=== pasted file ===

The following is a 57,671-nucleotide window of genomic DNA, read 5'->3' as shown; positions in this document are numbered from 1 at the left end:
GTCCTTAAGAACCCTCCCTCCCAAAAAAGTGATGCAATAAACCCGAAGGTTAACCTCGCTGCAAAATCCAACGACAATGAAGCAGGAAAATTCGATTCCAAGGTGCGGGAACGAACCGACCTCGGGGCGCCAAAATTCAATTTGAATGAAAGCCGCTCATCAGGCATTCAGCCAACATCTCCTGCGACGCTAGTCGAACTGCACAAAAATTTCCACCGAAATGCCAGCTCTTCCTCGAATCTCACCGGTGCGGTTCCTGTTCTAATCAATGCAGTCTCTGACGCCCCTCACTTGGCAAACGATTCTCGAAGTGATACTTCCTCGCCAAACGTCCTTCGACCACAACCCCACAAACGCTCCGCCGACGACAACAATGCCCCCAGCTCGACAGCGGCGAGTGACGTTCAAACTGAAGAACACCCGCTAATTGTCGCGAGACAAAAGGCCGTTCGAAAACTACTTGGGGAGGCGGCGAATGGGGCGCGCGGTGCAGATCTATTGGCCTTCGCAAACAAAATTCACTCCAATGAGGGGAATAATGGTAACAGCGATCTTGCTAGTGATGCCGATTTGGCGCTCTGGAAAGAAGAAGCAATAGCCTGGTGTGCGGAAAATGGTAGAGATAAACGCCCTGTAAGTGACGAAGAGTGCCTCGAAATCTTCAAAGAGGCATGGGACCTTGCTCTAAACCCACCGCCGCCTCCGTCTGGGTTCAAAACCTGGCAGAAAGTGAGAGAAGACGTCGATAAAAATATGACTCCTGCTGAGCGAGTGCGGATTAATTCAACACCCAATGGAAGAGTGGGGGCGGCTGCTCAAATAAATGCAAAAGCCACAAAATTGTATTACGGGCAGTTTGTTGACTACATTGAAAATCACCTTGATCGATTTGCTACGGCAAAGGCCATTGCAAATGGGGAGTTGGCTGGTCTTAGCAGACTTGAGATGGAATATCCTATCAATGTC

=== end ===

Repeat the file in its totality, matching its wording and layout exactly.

The following is a 57,671-nucleotide window of genomic DNA, read 5'->3' as shown; positions in this document are numbered from 1 at the left end:
GTCCTTAAGAACCCTCCCTCCCAAAAAAGTGATGCAATAAACCCGAAGGTTAACCTCGCTGCAAAATCCAACGACAATGAAGCAGGAAAATTCGATTCCAAGGTGCGGGAACGAACCGACCTCGGGGCGCCAAAATTCAATTTGAATGAAAGCCGCTCATCAGGCATTCAGCCAACATCTCCTGCGACGCTAGTCGAACTGCACAAAAATTTCCACCGAAATGCCAGCTCTTCCTCGAATCTCACCGGTGCGGTTCCTGTTCTAATCAATGCAGTCTCTGACGCCCCTCACTTGGCAAACGATTCTCGAAGTGATACTTCCTCGCCAAACGTCCTTCGACCACAACCCCACAAACGCTCCGCCGACGACAACAATGCCCCCAGCTCGACAGCGGCGAGTGACGTTCAAACTGAAGAACACCCGCTAATTGTCGCGAGACAAAAGGCCGTTCGAAAACTACTTGGGGAGGCGGCGAATGGGGCGCGCGGTGCAGATCTATTGGCCTTCGCAAACAAAATTCACTCCAATGAGGGGAATAATGGTAACAGCGATCTTGCTAGTGATGCCGATTTGGCGCTCTGGAAAGAAGAAGCAATAGCCTGGTGTGCGGAAAATGGTAGAGATAAACGCCCTGTAAGTGACGAAGAGTGCCTCGAAATCTTCAAAGAGGCATGGGACCTTGCTCTAAACCCACCGCCGCCTCCGTCTGGGTTCAAAACCTGGCAGAAAGTGAGAGAAGACGTCGATAAAAATATGACTCCTGCTGAGCGAGTGCGGATTAATTCAACACCCAATGGAAGAGTGGGGGCGGCTGCTCAAATAAATGCAAAAGCCACAAAATTGTATTACGGGCAGTTTGTTGACTACATTGAAAATCACCTTGATCGATTTGCTACGGCAAAGGCCATTGCAAATGGGGAGTTGGCTGGTCTTAGCAGACTTGAGATGGAATATCCTATCAATGTC